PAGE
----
On July 31, 2019, Flores’ attorney filed a sealed joint motion for leave to file Flores’ Pro Se Motion to Compel Rule 35 Motion. Attachment “A.” Attached to this motion was an unsigned, draft pro se motion purportedly prepared by Flores. In the draft motion, Flores claimed that AUSA Fels promised Flores and his counsel in November 2018 that AUSA Fels would make sure that a sentence modification would be filed for both Flores and his brother Margarito. Flores also claimed that he and his attorney repeatedly inquired if a Rule 35(b) motion would be filed for both brothers if Flores agreed to continue to cooperate in the El Chapo case, and that he was assured by the government that such a motion would be filed on their behalf. No such promises were ever made to Flores.

Ultimately, the court in the Northern District of Illinois denied the July 31, 2019 motion for leave to file a pro se motion to compel and on August 21, 2019, Flores’ attorney filed a motion to compel on Flores’ behalf. Attachment “B.” In this motion, Flores’ attorney asserted that AUSA Fels advised Flores that upon conclusion of the trial in the above-styled matter, a Rule 35(b) motion “would be pursued” for Flores, requesting a reduction of his sentence in exchange for his trial testimony, and that Flores agreed to undertake the risk of retaliation based upon an “offered reward” of a reduction in his sentence offered by AUSA Fels and AUSA Andrea Goldbarg. Id. at 4-5. Flores’ attorney asserted that AUSA Fels advised that upon conclusion of the trial, he would prepare a memorandum directed to the United States Attorney for the Northern District of Illinois directing that a Rule 35(b) motion be filed for the defendant. Id. at 5. These assertions are also incorrect. AUSA Fels explained to Flores prior to trial that, if Flores testified truthfully, a letter would be submitted to the United States Attorney’s Office for the Northern District of Illinois summarizing his cooperation in the above-styled matter and recommending that a sentence reduction be filed on Flores’ behalf. Prosecutors did not, however, promise that any motion for a reduction would be filed on his behalf, and explained to Flores that the Northern District prosecutors would ultimately make the decision about whether a further reduction would be sought.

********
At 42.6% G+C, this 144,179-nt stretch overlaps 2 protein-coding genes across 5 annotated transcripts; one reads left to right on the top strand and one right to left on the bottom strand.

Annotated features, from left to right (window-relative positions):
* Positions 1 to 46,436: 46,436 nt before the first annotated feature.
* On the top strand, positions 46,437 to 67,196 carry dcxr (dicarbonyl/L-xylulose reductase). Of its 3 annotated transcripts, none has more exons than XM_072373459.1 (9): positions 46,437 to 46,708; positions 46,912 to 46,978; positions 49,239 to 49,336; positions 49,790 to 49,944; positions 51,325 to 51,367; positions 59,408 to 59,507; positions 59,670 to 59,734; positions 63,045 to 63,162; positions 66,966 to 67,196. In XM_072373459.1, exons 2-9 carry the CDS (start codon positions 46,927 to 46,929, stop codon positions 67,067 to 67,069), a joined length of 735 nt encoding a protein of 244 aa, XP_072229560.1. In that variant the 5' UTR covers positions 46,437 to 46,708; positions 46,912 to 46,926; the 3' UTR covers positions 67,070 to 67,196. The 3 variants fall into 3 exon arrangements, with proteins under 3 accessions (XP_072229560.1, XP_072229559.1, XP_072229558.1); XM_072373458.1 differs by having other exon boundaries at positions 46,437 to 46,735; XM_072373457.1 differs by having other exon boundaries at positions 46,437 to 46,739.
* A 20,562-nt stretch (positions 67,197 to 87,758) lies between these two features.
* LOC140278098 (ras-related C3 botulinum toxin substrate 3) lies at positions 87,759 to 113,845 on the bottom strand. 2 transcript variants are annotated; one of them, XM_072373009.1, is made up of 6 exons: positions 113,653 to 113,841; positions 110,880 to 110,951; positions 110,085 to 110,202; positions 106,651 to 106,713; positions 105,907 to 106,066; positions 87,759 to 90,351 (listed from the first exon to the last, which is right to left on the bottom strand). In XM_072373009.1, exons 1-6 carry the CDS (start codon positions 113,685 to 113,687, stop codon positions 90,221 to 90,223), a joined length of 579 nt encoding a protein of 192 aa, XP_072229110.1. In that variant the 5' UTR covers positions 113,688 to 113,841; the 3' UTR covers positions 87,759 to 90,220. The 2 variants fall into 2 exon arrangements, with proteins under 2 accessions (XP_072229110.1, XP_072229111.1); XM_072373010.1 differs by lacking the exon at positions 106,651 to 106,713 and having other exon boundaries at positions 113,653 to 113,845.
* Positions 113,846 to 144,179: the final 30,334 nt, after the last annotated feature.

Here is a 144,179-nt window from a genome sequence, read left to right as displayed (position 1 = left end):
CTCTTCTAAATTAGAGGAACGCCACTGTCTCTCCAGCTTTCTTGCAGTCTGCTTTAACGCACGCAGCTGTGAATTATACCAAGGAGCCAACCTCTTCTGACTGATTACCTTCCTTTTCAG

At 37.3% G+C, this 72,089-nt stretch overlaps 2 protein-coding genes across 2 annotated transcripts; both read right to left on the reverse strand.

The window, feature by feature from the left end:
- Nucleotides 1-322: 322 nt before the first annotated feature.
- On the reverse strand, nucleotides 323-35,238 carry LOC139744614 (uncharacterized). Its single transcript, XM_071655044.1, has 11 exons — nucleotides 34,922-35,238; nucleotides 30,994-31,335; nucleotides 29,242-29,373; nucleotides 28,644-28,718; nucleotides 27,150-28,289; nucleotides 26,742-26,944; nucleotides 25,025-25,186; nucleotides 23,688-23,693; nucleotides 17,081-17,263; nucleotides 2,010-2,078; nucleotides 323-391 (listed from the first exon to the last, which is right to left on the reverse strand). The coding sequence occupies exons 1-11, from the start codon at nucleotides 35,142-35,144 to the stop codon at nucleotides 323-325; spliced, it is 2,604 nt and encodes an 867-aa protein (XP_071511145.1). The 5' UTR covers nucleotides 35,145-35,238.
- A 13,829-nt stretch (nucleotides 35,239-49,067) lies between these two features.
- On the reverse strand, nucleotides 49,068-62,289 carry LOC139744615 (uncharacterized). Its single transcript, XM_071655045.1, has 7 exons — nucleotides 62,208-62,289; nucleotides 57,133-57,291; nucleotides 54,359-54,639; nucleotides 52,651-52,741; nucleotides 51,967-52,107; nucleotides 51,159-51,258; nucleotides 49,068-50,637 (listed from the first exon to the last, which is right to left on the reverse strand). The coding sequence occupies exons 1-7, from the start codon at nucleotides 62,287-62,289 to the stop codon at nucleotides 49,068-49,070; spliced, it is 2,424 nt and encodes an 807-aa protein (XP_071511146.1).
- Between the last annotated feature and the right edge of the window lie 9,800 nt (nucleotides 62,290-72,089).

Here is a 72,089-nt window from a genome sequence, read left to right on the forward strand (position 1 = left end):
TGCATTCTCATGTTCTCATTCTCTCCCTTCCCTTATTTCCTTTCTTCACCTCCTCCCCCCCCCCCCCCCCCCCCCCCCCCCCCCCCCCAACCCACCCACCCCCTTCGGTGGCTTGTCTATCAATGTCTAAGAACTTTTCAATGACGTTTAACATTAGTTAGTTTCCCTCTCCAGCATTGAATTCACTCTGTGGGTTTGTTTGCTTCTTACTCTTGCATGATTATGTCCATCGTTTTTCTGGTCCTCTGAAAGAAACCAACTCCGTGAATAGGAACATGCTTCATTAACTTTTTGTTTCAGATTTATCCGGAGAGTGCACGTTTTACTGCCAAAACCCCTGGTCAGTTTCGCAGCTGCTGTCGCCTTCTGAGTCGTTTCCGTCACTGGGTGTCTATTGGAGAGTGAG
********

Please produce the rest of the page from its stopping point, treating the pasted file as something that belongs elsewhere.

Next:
On August 27, 2019, Northern District of Illinois Chief Judge Ruben Castillo held a hearing on the motion to compel. Prosecutors for the Northern District of Illinois urged that the motion be denied on a number of grounds, including that the government’s initial 5K1.1 motion contemplated that Flores would have to testify in the future in cases that he helped build, including the above-styled matter. The court denied the motion, noting that the sentencing reduction he provided in January 2015 did in fact contemplate future testimony and that Flores had not made the requisite showing of bias or other issue of constitutional dimension sufficient to justify an order compelling the government to file the Rule 35 motion.